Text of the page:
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A place apart by David Billingsley

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The AJ Writing Prize 2014: Entry

The crafting of architecture is achieved through how materials are used, how they enhance the manipulation of space and crucially how they are interwoven with history.

One place where such purposeful shaping can be appreciated in detail is the chapel of the College of All Souls of the Faithful Departed in Oxford. To experience this unique space made of harmoniously assembled materials you must be willing to put yourself out a little. Between 2 and 4 in the afternoon on a designated week day when the college is open you may enter the chapel by leaving the High Street, stepping up past the porters’ lodge, walking around the edge of the front quadrangle and then moving though a narrow fan vaulted corridor to arrive at an ancient panelled door. This modest fifteenth-century vestibule gives little intimation of the lofty perpendicular Gothic interior which confronts and uplifts the visitor.

The chapel has an external form dominating the whole north side of the front quadrangle, yet this is in essence only a casing for an extraordinary coupled internal space built in the shape of an inverted ‘T’ and composed of subtly fine materials. These are almost all exquisitely cut and assembled.

Constructed for prayerful reflection on the actions and intentions of those who had died in the Hundred Years War the chapel was commissioned as an act of piety in 1438 by Henry VI and Henry Chichele ( Archbishop of Canterbury and fellow of New College Oxford). Within three years the primary elements of the college including the shell of the chapel had been completed. We know the patrons’ intentions but what was it that directed the work of their stonemasons, joiners and glass makers?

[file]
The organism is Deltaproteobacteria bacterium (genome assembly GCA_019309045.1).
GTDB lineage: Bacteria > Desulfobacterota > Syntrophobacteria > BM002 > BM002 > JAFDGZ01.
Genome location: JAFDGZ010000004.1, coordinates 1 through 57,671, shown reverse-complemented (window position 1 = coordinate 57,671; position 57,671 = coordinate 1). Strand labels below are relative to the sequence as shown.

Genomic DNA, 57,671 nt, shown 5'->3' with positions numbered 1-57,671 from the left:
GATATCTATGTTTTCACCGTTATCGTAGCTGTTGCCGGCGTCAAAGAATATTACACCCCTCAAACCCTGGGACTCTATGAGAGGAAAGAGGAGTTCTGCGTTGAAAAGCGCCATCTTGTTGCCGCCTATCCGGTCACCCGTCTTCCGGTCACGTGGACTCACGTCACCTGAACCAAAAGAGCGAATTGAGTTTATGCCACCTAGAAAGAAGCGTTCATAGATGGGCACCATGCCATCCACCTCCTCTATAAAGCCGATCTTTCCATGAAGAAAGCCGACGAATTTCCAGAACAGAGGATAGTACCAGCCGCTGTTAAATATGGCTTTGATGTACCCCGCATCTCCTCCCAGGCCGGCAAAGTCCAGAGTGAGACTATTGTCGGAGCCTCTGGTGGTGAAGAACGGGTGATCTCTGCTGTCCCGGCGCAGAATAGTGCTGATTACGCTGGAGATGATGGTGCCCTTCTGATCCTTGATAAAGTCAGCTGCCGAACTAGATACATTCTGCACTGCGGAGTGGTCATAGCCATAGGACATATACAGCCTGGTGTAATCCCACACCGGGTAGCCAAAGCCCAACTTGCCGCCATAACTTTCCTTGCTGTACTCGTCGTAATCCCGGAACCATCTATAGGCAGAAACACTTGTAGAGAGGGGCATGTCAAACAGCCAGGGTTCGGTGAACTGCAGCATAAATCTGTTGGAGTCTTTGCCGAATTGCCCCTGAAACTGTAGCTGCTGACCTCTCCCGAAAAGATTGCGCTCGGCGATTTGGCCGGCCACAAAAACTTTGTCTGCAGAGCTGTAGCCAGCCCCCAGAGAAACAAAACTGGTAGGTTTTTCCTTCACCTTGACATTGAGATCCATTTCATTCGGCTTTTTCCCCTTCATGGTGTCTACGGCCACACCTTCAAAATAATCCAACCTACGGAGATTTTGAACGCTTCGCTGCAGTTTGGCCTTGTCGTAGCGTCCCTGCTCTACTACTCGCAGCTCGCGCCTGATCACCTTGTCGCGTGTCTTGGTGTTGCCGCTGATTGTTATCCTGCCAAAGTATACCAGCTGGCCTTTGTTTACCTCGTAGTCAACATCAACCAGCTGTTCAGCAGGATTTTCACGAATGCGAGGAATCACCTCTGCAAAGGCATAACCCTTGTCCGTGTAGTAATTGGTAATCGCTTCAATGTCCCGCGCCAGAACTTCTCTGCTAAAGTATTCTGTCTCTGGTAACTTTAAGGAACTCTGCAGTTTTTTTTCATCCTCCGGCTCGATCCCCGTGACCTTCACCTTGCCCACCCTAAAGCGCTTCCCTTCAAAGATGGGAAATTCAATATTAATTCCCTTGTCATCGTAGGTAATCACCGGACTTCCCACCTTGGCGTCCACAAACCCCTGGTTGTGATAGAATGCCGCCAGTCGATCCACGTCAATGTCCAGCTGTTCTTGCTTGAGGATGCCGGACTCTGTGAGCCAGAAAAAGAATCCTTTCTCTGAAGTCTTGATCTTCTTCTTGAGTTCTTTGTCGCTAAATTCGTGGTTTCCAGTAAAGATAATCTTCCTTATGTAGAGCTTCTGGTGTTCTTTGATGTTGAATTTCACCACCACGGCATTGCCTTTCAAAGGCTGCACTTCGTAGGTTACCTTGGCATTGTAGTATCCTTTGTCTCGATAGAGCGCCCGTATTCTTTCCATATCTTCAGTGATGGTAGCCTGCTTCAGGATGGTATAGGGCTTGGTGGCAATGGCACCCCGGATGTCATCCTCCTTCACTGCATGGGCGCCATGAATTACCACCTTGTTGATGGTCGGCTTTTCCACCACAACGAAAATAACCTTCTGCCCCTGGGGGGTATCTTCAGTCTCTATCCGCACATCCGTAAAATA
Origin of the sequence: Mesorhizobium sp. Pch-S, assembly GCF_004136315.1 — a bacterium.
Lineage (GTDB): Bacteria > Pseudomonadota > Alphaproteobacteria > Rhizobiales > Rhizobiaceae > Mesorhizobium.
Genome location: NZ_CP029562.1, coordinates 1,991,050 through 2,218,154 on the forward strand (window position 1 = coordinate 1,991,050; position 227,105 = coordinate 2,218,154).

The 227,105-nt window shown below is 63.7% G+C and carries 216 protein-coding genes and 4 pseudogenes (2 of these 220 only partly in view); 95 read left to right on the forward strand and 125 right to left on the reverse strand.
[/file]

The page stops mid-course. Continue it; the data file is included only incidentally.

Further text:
There is no nave. There are just the two interlocking spaces within the chapel; the one set at 90 degrees to the other. The first is a barn like stone box with a worn stone floor of irregular slabs, smoothly cut walls and above these the original fifteenth century hammer-beam timber roof. The walls are lined with multifarious stone memorials to generations of fellows of the college; some still famous today and others now almost forgotten.

Until the 1540s this spacious antechapel would have included six side-altars, all ripped out during the Protestant Reformation in the reign of Edward VI. It is lit by some fine clear and coloured fifteenth-century glass depicting female saints at high level. There are otherwise just a few chairs. This is a place for the uninitiated to contemplate the achievements of the initiated. It is also a place of flourishing creativity that has overcome violent assault and battery.

You stand or sit and look around you in this antechapel and then glance through a monumental baroque screen at what is beyond. This black and gold visor of painted timber emphatically separates the antechapel from the chancel and the choir: Who would dare cross that screened and gated threshold uninvited? Designed by James Thornhill in 1716, this screen replaced an earlier version of 1664 attributed to Wren and was restored and re-gilded in the late twentieth century.